Taylor | Anderson defended several companies involved in the transportation of crude oil.

The plaintiff was injured when the crude oil tanker truck he was driving rolled over and caught on fire. His employer had leased the truck and trailer from one of nine defendants (the other defendants were various related companies). The plaintiff alleged that the defendants breached various implied and express warranties. He also asserted a claim for misrepresentation under Section 402B of the Restatement (Second) of Torts.

Taylor | Anderson lawyers argued for summary judgment for all defendants as follows:

The eight related-company defendants did not sell or lease the truck or trailer to the plaintiff or his employer, so they were entitled to summary judgment as a matter of law.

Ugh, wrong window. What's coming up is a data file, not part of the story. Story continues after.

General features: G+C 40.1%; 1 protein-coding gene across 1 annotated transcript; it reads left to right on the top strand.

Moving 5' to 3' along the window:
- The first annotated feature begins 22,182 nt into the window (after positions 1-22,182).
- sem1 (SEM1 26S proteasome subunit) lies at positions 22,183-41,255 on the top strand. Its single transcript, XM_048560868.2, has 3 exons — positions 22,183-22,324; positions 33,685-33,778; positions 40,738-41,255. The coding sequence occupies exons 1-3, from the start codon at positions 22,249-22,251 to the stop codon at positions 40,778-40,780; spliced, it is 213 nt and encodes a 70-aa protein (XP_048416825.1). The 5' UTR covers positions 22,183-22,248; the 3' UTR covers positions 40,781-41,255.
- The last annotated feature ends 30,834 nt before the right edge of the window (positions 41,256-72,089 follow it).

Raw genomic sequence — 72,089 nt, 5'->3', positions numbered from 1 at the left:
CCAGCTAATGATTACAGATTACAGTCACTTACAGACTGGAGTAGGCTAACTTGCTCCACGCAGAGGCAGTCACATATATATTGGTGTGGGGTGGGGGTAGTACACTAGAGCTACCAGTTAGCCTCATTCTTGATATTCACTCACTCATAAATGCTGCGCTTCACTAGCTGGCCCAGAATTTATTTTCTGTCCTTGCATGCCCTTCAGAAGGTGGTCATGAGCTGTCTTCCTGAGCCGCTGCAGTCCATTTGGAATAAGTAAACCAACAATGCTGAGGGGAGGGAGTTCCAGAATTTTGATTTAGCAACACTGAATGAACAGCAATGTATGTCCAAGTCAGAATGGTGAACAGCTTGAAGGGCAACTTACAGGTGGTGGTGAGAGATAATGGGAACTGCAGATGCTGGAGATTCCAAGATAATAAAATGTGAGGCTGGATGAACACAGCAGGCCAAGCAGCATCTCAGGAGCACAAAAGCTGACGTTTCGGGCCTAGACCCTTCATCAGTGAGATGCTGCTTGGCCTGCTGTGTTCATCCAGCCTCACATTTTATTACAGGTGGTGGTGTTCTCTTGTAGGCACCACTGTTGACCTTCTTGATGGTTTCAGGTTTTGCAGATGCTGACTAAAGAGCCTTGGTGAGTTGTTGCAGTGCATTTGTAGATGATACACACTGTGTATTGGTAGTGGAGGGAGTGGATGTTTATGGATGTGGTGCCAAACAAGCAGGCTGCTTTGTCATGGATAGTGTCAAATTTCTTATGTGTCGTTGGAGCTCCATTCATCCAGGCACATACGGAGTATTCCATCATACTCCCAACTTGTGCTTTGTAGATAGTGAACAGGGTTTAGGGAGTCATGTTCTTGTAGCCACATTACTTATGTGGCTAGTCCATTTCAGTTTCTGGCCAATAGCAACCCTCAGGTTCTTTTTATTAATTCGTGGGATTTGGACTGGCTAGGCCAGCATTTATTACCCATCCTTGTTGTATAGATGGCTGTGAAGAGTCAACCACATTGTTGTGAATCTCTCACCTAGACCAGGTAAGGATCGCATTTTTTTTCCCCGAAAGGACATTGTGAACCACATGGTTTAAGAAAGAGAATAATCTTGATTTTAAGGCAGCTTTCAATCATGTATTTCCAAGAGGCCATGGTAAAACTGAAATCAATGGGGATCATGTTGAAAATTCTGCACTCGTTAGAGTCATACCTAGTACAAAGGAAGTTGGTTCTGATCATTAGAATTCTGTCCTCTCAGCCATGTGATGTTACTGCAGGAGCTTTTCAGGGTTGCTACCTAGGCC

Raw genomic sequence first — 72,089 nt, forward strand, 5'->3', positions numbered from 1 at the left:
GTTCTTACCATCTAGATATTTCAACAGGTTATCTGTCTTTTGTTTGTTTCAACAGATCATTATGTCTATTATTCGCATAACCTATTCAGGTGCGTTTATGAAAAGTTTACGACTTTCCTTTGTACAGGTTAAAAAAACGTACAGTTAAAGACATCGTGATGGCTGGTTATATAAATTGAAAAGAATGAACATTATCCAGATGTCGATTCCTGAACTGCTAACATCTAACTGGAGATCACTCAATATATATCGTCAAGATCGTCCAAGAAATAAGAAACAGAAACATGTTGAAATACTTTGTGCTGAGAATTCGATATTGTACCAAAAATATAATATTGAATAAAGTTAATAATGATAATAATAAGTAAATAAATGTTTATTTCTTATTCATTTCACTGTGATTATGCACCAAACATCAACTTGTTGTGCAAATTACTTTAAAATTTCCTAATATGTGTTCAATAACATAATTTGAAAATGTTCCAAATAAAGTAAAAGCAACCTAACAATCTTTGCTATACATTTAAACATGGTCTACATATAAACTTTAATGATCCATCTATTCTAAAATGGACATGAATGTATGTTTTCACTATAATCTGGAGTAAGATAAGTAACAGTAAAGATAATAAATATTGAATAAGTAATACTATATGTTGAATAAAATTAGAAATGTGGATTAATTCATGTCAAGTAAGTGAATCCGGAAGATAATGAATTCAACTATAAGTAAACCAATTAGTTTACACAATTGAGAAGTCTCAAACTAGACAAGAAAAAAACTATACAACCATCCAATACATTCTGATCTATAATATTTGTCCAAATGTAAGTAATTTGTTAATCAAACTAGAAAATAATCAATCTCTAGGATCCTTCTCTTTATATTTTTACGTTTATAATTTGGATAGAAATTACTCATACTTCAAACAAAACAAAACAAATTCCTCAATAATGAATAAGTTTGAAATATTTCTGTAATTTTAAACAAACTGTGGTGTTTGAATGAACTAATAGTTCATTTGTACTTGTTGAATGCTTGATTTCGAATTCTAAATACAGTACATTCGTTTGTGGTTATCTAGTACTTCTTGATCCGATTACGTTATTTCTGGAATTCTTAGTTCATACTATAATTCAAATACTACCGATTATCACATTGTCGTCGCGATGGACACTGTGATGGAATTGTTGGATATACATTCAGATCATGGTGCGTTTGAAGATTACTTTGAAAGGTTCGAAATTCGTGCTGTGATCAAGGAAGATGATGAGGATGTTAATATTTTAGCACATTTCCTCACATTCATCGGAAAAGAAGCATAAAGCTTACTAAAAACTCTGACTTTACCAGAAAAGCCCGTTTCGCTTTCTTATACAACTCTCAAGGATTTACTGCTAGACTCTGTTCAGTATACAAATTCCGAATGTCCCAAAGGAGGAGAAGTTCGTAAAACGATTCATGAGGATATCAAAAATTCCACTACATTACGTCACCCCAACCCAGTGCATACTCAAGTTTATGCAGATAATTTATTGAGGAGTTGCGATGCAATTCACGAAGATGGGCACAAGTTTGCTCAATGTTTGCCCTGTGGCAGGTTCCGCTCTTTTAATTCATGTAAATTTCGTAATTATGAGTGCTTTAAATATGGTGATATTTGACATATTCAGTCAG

The leasing defendant was also entitled to summary judgment as a matter of law since: (1) no implied warranty of merchantability ever arose because the truck and trailer were used goods; (2) no implied warranty of fitness for a particular purpose ever arose because the truck and trailer were used for their ordinary purpose; (3) no express warranties were ever made; and (4) no claim for misrepresentation under the Restatement (Second) of Torts § 402B was viable because any alleged statements were private, not public, and even if they were public, the claim was barred by a two-year statute of limitations.

Taylor | Anderson lawyers successfully obtained final summary judgment for all defendants. 

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